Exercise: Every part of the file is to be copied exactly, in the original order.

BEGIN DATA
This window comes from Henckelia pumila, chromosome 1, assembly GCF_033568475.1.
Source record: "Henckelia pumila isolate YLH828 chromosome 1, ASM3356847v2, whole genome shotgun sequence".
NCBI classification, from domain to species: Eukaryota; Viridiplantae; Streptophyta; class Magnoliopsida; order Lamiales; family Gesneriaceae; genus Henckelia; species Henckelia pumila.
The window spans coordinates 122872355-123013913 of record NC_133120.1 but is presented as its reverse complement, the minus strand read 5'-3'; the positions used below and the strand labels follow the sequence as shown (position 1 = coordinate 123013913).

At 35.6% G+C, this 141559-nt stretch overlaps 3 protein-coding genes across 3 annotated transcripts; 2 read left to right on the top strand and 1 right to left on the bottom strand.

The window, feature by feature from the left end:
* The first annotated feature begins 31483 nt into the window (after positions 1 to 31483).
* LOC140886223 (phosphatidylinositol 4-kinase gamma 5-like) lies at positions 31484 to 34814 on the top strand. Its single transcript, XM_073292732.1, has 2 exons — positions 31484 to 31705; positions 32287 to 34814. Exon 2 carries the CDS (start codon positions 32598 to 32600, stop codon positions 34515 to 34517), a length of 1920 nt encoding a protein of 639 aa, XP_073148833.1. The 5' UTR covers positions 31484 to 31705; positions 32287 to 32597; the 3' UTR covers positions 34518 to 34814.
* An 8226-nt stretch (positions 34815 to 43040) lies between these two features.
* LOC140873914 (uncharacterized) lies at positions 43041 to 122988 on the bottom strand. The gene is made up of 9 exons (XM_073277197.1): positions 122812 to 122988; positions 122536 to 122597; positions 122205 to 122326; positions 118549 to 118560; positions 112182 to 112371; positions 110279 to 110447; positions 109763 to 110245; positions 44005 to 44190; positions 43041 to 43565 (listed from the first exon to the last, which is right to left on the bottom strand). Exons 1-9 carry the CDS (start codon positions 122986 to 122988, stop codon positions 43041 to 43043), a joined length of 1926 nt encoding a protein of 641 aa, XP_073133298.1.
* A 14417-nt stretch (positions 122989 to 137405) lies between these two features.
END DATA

This window comes from Henckelia pumila, chromosome 1, assembly GCF_033568475.1.
Source record: "Henckelia pumila isolate YLH828 chromosome 1, ASM3356847v2, whole genome shotgun sequence".
NCBI classification, from domain to species: Eukaryota; Viridiplantae; Streptophyta; class Magnoliopsida; order Lamiales; family Gesneriaceae; genus Henckelia; species Henckelia pumila.
The window spans coordinates 122872355-123013913 of record NC_133120.1 but is presented as its reverse complement, the minus strand read 5'-3'; the positions used below and the strand labels follow the sequence as shown (position 1 = coordinate 123013913).

At 35.6% G+C, this 141559-nt stretch overlaps 3 protein-coding genes across 3 annotated transcripts; 2 read left to right on the top strand and 1 right to left on the bottom strand.

The window, feature by feature from the left end:
* The first annotated feature begins 31483 nt into the window (after positions 1 to 31483).
* LOC140886223 (phosphatidylinositol 4-kinase gamma 5-like) lies at positions 31484 to 34814 on the top strand. Its single transcript, XM_073292732.1, has 2 exons — positions 31484 to 31705; positions 32287 to 34814. Exon 2 carries the CDS (start codon positions 32598 to 32600, stop codon positions 34515 to 34517), a length of 1920 nt encoding a protein of 639 aa, XP_073148833.1. The 5' UTR covers positions 31484 to 31705; positions 32287 to 32597; the 3' UTR covers positions 34518 to 34814.
* An 8226-nt stretch (positions 34815 to 43040) lies between these two features.
* LOC140873914 (uncharacterized) lies at positions 43041 to 122988 on the bottom strand. The gene is made up of 9 exons (XM_073277197.1): positions 122812 to 122988; positions 122536 to 122597; positions 122205 to 122326; positions 118549 to 118560; positions 112182 to 112371; positions 110279 to 110447; positions 109763 to 110245; positions 44005 to 44190; positions 43041 to 43565 (listed from the first exon to the last, which is right to left on the bottom strand). Exons 1-9 carry the CDS (start codon positions 122986 to 122988, stop codon positions 43041 to 43043), a joined length of 1926 nt encoding a protein of 641 aa, XP_073133298.1.
* A 14417-nt stretch (positions 122989 to 137405) lies between these two features.